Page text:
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Glycerol (also known as glycerin or glycerine) is a colorless, odorless, sweet tasting nutrient. It is technically a trihydroxy alcohol found naturally as the backbone of triglycerides in the body.  It is added to protein bars to help make them moist and also to sweeten them.  It does not cause any significant blood sugar response when taken as part of protein bar and seems to be eliminated from the body mostly unused.  Glycerol is an interesting compound that has been shown to enhance athletic performance and cause “hyperhydration” when consumed with water (above and beyond that with water alone).  It seems to help keep the body cooler during exercise.  Glycerol does contain 4.32 calories per gram.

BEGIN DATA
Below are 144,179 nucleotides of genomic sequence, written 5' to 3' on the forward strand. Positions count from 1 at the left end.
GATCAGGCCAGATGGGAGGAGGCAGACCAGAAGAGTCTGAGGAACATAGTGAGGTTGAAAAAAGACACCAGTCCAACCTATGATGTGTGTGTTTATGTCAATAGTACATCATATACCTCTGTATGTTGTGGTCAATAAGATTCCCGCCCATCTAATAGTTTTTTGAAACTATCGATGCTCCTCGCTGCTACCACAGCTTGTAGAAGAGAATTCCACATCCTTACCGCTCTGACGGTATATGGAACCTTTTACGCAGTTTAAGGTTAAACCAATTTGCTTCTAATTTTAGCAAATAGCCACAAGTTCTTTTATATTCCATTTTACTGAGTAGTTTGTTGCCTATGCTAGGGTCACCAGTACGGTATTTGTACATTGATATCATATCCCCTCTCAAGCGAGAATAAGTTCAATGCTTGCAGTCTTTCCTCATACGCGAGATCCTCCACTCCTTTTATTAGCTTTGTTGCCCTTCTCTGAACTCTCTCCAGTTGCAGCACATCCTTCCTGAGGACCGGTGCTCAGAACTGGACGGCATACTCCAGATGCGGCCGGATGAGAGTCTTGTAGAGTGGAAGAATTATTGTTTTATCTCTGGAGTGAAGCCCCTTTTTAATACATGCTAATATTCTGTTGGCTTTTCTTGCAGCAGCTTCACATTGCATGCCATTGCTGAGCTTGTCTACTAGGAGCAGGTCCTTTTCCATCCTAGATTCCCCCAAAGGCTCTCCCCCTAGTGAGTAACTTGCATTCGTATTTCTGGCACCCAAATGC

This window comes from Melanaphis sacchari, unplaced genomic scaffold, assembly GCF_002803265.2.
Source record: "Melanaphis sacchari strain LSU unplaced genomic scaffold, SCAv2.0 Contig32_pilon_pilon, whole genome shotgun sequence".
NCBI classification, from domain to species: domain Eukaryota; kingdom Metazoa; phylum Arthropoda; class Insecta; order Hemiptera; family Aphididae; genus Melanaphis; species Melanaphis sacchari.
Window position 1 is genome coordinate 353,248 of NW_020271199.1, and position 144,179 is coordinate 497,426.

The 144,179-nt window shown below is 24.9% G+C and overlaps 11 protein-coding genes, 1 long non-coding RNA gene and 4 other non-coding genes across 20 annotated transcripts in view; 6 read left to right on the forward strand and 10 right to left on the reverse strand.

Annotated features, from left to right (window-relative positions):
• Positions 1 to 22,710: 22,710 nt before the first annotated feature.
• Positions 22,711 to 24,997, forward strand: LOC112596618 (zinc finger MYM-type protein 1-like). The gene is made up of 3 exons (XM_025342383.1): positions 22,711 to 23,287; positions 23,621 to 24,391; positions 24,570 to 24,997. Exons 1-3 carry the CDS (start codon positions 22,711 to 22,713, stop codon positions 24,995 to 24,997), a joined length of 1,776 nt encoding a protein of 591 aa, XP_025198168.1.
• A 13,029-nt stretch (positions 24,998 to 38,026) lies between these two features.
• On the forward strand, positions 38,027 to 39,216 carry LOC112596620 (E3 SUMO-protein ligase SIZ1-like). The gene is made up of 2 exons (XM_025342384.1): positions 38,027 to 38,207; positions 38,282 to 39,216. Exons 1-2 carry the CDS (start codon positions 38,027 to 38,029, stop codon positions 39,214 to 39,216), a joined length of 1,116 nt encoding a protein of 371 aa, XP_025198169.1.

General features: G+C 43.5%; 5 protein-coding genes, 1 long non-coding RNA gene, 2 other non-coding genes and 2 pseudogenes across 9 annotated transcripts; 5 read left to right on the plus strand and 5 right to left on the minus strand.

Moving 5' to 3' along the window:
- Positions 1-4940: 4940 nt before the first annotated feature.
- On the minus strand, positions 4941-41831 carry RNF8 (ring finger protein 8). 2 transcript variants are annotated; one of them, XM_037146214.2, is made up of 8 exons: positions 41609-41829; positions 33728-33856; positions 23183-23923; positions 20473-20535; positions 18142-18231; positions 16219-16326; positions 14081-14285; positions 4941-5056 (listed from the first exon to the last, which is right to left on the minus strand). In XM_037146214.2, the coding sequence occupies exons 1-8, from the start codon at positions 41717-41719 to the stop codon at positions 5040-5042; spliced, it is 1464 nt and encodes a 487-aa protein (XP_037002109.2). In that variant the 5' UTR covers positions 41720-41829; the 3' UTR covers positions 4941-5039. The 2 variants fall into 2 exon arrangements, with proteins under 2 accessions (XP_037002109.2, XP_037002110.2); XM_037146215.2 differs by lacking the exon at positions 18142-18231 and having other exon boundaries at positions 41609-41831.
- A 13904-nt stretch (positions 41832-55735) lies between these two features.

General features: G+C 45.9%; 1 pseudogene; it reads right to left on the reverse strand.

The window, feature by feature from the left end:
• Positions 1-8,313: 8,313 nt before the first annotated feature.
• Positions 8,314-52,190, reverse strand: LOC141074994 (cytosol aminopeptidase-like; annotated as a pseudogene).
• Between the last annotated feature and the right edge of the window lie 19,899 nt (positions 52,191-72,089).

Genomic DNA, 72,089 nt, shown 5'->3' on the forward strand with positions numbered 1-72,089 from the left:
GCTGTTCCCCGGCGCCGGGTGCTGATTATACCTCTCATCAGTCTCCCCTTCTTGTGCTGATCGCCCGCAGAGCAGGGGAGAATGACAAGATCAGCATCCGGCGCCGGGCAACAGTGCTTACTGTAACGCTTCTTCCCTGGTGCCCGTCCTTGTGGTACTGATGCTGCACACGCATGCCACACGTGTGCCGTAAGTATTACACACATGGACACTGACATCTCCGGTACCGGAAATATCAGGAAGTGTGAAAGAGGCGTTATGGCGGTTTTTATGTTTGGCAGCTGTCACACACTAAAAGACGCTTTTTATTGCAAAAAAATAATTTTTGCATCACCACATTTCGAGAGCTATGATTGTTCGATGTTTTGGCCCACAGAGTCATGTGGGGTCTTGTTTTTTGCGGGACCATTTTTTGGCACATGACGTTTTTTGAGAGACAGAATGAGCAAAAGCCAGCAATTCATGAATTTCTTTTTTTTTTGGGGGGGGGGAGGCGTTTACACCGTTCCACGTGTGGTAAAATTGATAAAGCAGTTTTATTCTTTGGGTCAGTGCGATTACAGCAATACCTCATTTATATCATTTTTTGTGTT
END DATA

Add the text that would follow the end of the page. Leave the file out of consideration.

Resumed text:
The question on everyone’s minds recently has been “how many carbohydrates are actually in my protein bar?” This question has not only been raised by consumers but also the FDA who has now forced manufacturers to label glycerol and other sugar alcohols in protein bars as carbohydrates even though they do not act like carbs in the body.  That is why the nutritional labels of protein bars have changed and you can see that carbohydrate content has shot up drastically with these new regulations. Of course, you’ll also see terms like “net impact” carbs or “unavailable” carbs on the label as well with some sort of fancy chart explaining it all.  Manufacturers are listing these to educate consumers about the type of nutrients in the bars and their little to no impact on blood sugar levels.  The FDA defines glycerol as a carbohydrate by process of elimination.  That is, when a bar is analyzed anything that is not protein, fat, moisture, and ash is considered a carbohydrate.  This philosophy is strongly disagreed upon by supplement manufacturers who contend that since glycerol is only partially absorbed and does not act like a carbohydrate in the body, it should not be listed as such.

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